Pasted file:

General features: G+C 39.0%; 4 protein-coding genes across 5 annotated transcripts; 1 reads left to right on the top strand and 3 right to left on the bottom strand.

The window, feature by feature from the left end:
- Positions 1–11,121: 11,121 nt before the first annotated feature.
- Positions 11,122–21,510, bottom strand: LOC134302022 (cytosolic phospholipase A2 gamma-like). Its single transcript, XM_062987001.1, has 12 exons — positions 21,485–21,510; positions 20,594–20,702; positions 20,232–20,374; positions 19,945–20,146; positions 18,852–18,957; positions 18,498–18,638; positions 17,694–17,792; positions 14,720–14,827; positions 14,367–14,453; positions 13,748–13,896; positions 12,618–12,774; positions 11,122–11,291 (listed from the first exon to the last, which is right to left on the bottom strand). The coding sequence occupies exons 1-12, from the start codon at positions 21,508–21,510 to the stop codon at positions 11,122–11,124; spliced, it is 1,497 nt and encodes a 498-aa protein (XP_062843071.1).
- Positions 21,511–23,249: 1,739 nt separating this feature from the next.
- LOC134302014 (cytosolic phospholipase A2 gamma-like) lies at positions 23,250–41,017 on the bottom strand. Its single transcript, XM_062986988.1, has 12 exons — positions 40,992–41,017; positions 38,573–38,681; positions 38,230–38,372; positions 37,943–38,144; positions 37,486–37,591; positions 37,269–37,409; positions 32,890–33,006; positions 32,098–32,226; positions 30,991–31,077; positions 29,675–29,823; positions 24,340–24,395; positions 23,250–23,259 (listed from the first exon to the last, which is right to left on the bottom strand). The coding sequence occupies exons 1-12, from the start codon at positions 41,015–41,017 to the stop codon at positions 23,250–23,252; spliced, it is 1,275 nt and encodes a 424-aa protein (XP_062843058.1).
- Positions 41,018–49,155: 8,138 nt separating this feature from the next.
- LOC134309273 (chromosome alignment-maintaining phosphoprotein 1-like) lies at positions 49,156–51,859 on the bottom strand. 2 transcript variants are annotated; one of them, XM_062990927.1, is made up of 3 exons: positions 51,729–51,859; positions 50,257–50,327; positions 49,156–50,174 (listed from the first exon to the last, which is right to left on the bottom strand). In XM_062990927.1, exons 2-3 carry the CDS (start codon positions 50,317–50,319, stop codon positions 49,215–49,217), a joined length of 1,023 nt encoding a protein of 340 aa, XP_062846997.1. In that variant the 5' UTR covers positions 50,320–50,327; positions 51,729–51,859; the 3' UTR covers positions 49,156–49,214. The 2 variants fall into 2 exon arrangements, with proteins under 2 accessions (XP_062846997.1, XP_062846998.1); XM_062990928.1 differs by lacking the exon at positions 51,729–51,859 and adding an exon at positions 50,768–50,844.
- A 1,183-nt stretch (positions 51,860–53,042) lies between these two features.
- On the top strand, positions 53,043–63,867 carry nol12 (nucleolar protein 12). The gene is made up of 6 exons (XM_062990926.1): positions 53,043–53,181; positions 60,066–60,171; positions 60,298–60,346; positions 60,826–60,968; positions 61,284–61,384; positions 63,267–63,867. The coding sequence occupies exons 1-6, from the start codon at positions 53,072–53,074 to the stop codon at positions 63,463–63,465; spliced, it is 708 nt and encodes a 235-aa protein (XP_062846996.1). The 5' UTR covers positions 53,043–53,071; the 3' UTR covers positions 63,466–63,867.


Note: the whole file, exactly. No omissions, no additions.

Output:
General features: G+C 39.0%; 4 protein-coding genes across 5 annotated transcripts; 1 reads left to right on the top strand and 3 right to left on the bottom strand.

The window, feature by feature from the left end:
- Positions 1–11,121: 11,121 nt before the first annotated feature.
- Positions 11,122–21,510, bottom strand: LOC134302022 (cytosolic phospholipase A2 gamma-like). Its single transcript, XM_062987001.1, has 12 exons — positions 21,485–21,510; positions 20,594–20,702; positions 20,232–20,374; positions 19,945–20,146; positions 18,852–18,957; positions 18,498–18,638; positions 17,694–17,792; positions 14,720–14,827; positions 14,367–14,453; positions 13,748–13,896; positions 12,618–12,774; positions 11,122–11,291 (listed from the first exon to the last, which is right to left on the bottom strand). The coding sequence occupies exons 1-12, from the start codon at positions 21,508–21,510 to the stop codon at positions 11,122–11,124; spliced, it is 1,497 nt and encodes a 498-aa protein (XP_062843071.1).
- Positions 21,511–23,249: 1,739 nt separating this feature from the next.
- LOC134302014 (cytosolic phospholipase A2 gamma-like) lies at positions 23,250–41,017 on the bottom strand. Its single transcript, XM_062986988.1, has 12 exons — positions 40,992–41,017; positions 38,573–38,681; positions 38,230–38,372; positions 37,943–38,144; positions 37,486–37,591; positions 37,269–37,409; positions 32,890–33,006; positions 32,098–32,226; positions 30,991–31,077; positions 29,675–29,823; positions 24,340–24,395; positions 23,250–23,259 (listed from the first exon to the last, which is right to left on the bottom strand). The coding sequence occupies exons 1-12, from the start codon at positions 41,015–41,017 to the stop codon at positions 23,250–23,252; spliced, it is 1,275 nt and encodes a 424-aa protein (XP_062843058.1).
- Positions 41,018–49,155: 8,138 nt separating this feature from the next.
- LOC134309273 (chromosome alignment-maintaining phosphoprotein 1-like) lies at positions 49,156–51,859 on the bottom strand. 2 transcript variants are annotated; one of them, XM_062990927.1, is made up of 3 exons: positions 51,729–51,859; positions 50,257–50,327; positions 49,156–50,174 (listed from the first exon to the last, which is right to left on the bottom strand). In XM_062990927.1, exons 2-3 carry the CDS (start codon positions 50,317–50,319, stop codon positions 49,215–49,217), a joined length of 1,023 nt encoding a protein of 340 aa, XP_062846997.1. In that variant the 5' UTR covers positions 50,320–50,327; positions 51,729–51,859; the 3' UTR covers positions 49,156–49,214. The 2 variants fall into 2 exon arrangements, with proteins under 2 accessions (XP_062846997.1, XP_062846998.1); XM_062990928.1 differs by lacking the exon at positions 51,729–51,859 and adding an exon at positions 50,768–50,844.
- A 1,183-nt stretch (positions 51,860–53,042) lies between these two features.
- On the top strand, positions 53,043–63,867 carry nol12 (nucleolar protein 12). The gene is made up of 6 exons (XM_062990926.1): positions 53,043–53,181; positions 60,066–60,171; positions 60,298–60,346; positions 60,826–60,968; positions 61,284–61,384; positions 63,267–63,867. The coding sequence occupies exons 1-6, from the start codon at positions 53,072–53,074 to the stop codon at positions 63,463–63,465; spliced, it is 708 nt and encodes a 235-aa protein (XP_062846996.1). The 5' UTR covers positions 53,043–53,071; the 3' UTR covers positions 63,466–63,867.